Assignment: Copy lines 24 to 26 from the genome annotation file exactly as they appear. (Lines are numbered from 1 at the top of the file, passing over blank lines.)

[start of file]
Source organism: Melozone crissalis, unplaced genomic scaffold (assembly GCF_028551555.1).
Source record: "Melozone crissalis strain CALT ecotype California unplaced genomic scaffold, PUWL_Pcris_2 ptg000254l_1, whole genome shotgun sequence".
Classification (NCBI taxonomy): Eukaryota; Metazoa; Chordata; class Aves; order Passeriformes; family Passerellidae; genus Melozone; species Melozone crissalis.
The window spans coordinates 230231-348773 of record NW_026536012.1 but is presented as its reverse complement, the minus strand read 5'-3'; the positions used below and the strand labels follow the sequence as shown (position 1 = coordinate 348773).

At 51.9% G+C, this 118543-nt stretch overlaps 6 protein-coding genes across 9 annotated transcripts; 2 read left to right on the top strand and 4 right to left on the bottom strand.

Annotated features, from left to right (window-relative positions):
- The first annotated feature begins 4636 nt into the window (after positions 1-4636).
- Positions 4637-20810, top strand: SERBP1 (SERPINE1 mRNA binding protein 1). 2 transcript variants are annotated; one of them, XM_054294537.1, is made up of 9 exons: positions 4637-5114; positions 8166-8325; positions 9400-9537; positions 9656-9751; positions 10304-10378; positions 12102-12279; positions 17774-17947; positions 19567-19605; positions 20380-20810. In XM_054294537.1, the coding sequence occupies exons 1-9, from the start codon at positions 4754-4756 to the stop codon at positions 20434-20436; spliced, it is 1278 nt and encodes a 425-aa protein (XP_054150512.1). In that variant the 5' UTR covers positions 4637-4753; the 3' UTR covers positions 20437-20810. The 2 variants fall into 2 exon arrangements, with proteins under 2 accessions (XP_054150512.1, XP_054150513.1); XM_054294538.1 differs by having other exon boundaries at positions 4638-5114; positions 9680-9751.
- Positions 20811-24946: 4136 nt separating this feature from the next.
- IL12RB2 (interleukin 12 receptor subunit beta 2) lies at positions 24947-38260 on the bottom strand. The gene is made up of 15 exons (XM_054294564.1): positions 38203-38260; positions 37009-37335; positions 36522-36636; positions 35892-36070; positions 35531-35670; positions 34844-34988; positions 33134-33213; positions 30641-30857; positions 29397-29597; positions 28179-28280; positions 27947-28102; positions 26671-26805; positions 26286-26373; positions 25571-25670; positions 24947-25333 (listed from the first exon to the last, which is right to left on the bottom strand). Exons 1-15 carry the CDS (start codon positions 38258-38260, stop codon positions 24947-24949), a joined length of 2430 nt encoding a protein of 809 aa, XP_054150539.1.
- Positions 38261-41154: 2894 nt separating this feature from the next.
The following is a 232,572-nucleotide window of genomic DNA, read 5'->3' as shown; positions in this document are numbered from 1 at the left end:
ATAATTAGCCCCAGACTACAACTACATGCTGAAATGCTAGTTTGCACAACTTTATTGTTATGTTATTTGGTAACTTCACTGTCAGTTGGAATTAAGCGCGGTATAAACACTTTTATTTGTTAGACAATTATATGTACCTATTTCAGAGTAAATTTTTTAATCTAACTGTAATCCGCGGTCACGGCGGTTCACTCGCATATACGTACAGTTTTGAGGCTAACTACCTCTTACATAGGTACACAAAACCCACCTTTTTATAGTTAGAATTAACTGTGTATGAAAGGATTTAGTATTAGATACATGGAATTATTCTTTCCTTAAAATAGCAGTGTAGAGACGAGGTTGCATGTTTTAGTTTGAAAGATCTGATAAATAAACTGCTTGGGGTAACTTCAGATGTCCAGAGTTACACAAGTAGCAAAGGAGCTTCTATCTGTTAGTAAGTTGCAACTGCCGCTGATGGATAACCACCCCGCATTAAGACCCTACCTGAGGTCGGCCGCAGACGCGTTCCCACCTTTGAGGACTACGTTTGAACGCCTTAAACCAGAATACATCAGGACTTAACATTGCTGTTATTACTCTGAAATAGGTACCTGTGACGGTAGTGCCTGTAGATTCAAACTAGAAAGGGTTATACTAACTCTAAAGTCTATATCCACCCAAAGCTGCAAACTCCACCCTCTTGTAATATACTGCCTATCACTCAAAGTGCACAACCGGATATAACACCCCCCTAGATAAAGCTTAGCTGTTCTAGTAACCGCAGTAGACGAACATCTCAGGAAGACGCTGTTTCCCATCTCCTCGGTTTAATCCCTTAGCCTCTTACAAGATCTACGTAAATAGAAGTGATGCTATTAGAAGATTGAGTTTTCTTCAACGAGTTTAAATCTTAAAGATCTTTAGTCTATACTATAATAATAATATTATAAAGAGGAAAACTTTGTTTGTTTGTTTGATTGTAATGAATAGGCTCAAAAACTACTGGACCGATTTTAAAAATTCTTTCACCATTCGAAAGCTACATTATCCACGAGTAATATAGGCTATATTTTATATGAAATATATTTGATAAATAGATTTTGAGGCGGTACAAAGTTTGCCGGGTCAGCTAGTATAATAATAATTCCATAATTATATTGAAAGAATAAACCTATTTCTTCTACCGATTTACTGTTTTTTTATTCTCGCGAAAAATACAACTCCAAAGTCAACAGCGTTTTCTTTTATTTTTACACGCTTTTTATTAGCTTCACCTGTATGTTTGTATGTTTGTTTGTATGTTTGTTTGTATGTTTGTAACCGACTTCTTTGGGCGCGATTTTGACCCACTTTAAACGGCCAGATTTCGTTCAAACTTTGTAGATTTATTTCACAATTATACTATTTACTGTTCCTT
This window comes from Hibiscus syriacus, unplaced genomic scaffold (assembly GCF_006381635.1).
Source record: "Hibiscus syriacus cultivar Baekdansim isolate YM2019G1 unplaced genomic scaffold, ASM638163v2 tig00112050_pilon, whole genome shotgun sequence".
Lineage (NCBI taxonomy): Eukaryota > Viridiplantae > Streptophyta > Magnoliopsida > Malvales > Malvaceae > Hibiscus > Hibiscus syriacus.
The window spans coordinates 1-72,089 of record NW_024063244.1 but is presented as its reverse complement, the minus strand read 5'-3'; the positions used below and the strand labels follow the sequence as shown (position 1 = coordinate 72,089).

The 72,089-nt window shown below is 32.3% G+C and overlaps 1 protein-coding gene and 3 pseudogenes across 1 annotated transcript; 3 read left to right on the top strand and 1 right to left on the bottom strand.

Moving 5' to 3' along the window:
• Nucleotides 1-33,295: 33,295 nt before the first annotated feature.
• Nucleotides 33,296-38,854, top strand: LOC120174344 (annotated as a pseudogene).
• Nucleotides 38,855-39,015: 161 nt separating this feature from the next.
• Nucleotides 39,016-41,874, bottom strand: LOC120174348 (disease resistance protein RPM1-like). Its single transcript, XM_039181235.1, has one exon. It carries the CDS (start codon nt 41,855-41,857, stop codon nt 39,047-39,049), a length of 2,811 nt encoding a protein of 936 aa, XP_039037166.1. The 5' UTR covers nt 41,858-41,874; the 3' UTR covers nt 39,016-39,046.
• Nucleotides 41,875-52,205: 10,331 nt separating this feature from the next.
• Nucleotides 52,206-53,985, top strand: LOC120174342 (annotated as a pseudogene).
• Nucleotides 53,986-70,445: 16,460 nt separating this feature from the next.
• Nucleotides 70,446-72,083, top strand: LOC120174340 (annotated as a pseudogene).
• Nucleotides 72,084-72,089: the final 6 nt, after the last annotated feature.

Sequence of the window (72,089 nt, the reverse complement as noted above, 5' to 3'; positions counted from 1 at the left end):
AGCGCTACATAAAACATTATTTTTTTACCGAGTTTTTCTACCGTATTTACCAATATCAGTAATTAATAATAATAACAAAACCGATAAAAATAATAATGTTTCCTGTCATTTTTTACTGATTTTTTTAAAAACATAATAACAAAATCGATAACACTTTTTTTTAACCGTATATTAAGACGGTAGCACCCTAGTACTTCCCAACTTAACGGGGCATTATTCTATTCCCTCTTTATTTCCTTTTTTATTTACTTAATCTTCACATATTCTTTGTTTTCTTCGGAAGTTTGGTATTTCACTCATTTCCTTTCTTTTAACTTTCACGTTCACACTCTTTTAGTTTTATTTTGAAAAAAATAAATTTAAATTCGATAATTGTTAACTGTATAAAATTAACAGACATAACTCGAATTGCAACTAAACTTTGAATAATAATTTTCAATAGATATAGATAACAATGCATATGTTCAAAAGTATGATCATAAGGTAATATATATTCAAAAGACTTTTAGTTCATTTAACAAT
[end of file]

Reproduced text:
• Nucleotides 41,875-52,205: 10,331 nt separating this feature from the next.
• Nucleotides 52,206-53,985, top strand: LOC120174342 (annotated as a pseudogene).
• Nucleotides 53,986-70,445: 16,460 nt separating this feature from the next.